2. S

    The rule sets keeps changing and not just in the financial markets. The Harari inquiry has a new lead (Canadian) and he has conculded after something like 10 reports that scream incontrovertably Syria — that it was now a rogue criminal element. Exact same strategy here. Drag it out as long as possible; public loses intertest and the WHAMO bait and switch. Truly shocking what is going on

  3. Anonymous

    Forget about Dick Bove. I don’t know what happened to that guy. He is shredding his credibility. He also just sent out the “all clear” that the financial crisis is over. No kidding? With another 20% plunge in nationwide home prices still to come?

    I would go with Meredith Whitney. She is a genuine sharp-shooter with integrity (which is in scarce supply nowadays).

    She was made a point on CNBC lately about the banks just dragging this writedown process out forever, because they refuse to mark-to-market on their holdings. If you don’t like the price, just make something up.

    The worst part is that since they stubbornly insist on holding onto the assets no matter what, they will incur more and more losses, and eventually may end up selling the assets way down the line at severely marked down prices.

    This giant loophole that the SEC just granted them (no need for “forced liquidation” prices) will only further encourage them to hold onto these “dead” assets and incur massive losses upon sale later on.

    Honestly, I just don’t see how ALL of these investment banks don’t end up being nationalized when it’s all said and done (maybe that’s the plan?). They are way too highly leveraged to be able to absorb much losses on their balance sheet. Hence the need to dance around mark-to-market.

    And this whole notion about having hedged the toxic assets on their balance sheet (i.e. Goldman and Lehman).

    Who sold them the insurance? Monolines? Hedge funds? Hahaha.

    If the assets are still on the balance sheet, you’re dead—hedge or no hedge.

  4. RK

    Let me make an observation regarding level 3 assets.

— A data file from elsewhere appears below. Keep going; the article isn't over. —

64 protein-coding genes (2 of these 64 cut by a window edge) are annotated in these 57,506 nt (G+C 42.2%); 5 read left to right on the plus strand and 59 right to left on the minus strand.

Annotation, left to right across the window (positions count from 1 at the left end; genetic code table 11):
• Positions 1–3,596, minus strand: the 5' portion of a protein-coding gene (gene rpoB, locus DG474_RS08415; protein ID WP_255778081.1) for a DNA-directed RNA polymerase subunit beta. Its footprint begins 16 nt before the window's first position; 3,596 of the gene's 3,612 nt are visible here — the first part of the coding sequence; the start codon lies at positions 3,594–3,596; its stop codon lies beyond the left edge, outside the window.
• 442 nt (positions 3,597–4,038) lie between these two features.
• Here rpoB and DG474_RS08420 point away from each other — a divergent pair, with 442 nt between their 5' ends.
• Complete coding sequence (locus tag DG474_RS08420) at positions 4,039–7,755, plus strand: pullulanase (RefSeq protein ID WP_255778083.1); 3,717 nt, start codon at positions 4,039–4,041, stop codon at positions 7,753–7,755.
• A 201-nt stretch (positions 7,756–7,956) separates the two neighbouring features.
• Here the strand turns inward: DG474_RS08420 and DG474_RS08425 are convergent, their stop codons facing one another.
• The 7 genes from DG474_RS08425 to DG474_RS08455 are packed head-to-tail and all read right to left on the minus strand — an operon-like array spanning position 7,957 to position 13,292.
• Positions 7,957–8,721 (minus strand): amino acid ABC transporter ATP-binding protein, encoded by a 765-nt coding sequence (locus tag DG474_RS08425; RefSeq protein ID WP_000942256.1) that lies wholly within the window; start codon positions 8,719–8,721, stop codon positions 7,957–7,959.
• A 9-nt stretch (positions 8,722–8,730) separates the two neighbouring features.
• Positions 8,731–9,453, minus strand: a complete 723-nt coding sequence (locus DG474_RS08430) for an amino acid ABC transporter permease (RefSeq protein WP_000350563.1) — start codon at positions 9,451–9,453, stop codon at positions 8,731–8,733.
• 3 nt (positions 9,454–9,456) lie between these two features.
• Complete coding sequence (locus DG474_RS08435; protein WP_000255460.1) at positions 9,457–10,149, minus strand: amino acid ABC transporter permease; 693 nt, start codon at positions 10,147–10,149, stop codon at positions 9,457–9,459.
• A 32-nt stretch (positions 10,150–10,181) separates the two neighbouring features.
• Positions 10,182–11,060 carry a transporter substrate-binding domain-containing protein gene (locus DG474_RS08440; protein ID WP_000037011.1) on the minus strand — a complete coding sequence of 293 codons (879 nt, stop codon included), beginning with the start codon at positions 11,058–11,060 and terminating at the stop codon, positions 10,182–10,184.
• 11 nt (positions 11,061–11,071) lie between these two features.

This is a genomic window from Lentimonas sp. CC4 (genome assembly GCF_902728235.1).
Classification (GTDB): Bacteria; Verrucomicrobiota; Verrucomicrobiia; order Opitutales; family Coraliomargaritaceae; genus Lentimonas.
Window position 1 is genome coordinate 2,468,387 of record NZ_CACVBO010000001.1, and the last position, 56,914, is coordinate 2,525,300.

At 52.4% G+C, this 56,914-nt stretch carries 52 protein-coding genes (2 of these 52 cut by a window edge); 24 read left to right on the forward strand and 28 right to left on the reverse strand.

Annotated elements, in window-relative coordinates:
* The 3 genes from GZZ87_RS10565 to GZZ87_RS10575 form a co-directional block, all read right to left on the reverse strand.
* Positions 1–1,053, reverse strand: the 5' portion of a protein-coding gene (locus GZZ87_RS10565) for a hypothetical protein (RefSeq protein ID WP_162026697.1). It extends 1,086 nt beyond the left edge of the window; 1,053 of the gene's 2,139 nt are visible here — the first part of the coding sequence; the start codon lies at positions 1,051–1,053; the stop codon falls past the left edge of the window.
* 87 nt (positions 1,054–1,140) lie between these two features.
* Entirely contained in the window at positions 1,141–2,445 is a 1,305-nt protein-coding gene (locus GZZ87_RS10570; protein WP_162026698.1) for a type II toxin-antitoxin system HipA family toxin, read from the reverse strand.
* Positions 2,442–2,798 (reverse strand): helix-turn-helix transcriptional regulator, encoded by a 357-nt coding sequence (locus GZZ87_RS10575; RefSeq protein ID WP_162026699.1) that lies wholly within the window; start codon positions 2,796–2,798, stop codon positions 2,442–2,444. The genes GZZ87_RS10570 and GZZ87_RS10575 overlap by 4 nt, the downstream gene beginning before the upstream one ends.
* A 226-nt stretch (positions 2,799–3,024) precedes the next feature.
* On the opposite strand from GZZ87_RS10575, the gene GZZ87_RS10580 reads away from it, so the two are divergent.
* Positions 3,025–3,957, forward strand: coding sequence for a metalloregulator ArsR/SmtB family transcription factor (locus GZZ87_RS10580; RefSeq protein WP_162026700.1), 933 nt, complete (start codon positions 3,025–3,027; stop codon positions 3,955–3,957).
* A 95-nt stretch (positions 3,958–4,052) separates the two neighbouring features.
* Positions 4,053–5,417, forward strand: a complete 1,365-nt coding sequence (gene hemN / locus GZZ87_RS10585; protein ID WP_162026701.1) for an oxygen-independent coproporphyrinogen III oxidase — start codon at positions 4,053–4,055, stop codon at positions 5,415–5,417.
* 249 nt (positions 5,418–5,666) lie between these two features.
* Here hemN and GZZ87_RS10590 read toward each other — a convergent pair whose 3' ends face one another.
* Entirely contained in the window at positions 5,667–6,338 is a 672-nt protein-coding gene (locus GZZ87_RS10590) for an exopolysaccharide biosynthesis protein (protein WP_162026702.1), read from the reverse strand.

One of the reasons that they can ONLY be sold on a
    forced liquidation basis is because they are so nearly
    impervious to analysis. They were designed that way-
    made to be SOLD, but not to be BOUGHT. To use a simple analogy, take an ounce of gold, a ton of copper and a few grams of plutonium. The gold is worth $935, the copper $3800 and the plutonium has no value except to make a dirty bomb. Put them in a crucible and melt. Now what are they worth? Some processes are non reversible, like cooking a fish. Level 3 assets fall into this category. You just have to wait until maturity-or eternity, which ever come first.

  5. foesskewered

    Level 3 assets fall into this category. You just have to wait until maturity-or eternity, which ever come first
    March 29, 2008 6:50 AM

    rk – so what happens when the company or particular line of business faces going concern problems, wouldn’t the logical assumption be that assets are evaluated now at a present value of maturity value?

    Yves- another dumb question from me: if historical prices are used, but the buyer pays eg 1% of the valuation and it’s a forced sale, wouldn’t that mean an immediate recognisable loss of 99%?

  6. RK


    I was only addressing the “salability” of the asset, which flows from its original construction. You are
    of course correct with regard to the accounting treatment at present value. That leaves open the question of what the present value of a virtually
    unsalable asset is.

  7. Anonymous

    “So what are you going to do about it, tough guy? Ha, ha, ha…”